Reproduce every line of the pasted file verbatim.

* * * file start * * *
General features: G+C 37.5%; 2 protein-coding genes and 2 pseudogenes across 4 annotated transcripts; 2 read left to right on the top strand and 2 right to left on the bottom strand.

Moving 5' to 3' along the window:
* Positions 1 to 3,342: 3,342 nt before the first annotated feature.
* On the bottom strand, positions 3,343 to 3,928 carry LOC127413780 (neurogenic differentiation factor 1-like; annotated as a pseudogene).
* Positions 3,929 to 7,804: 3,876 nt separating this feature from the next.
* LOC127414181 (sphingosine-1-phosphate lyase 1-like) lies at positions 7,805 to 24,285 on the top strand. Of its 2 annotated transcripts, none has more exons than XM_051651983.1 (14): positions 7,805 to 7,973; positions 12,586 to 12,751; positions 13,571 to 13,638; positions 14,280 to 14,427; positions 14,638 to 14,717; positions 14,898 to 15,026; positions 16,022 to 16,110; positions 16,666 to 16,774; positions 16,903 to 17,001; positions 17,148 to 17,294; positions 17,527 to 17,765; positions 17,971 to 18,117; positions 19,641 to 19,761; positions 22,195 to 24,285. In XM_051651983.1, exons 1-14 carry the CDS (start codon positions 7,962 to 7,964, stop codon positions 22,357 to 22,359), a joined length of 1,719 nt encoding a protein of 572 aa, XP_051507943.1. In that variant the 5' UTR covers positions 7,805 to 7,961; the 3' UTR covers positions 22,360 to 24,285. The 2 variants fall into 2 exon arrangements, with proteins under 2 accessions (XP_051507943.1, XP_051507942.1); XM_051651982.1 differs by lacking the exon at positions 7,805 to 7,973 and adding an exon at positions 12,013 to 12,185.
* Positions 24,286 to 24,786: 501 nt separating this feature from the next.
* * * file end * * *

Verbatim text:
General features: G+C 37.5%; 2 protein-coding genes and 2 pseudogenes across 4 annotated transcripts; 2 read left to right on the top strand and 2 right to left on the bottom strand.

Moving 5' to 3' along the window:
* Positions 1 to 3,342: 3,342 nt before the first annotated feature.
* On the bottom strand, positions 3,343 to 3,928 carry LOC127413780 (neurogenic differentiation factor 1-like; annotated as a pseudogene).
* Positions 3,929 to 7,804: 3,876 nt separating this feature from the next.
* LOC127414181 (sphingosine-1-phosphate lyase 1-like) lies at positions 7,805 to 24,285 on the top strand. Of its 2 annotated transcripts, none has more exons than XM_051651983.1 (14): positions 7,805 to 7,973; positions 12,586 to 12,751; positions 13,571 to 13,638; positions 14,280 to 14,427; positions 14,638 to 14,717; positions 14,898 to 15,026; positions 16,022 to 16,110; positions 16,666 to 16,774; positions 16,903 to 17,001; positions 17,148 to 17,294; positions 17,527 to 17,765; positions 17,971 to 18,117; positions 19,641 to 19,761; positions 22,195 to 24,285. In XM_051651983.1, exons 1-14 carry the CDS (start codon positions 7,962 to 7,964, stop codon positions 22,357 to 22,359), a joined length of 1,719 nt encoding a protein of 572 aa, XP_051507943.1. In that variant the 5' UTR covers positions 7,805 to 7,961; the 3' UTR covers positions 22,360 to 24,285. The 2 variants fall into 2 exon arrangements, with proteins under 2 accessions (XP_051507943.1, XP_051507942.1); XM_051651982.1 differs by lacking the exon at positions 7,805 to 7,973 and adding an exon at positions 12,013 to 12,185.
* Positions 24,286 to 24,786: 501 nt separating this feature from the next.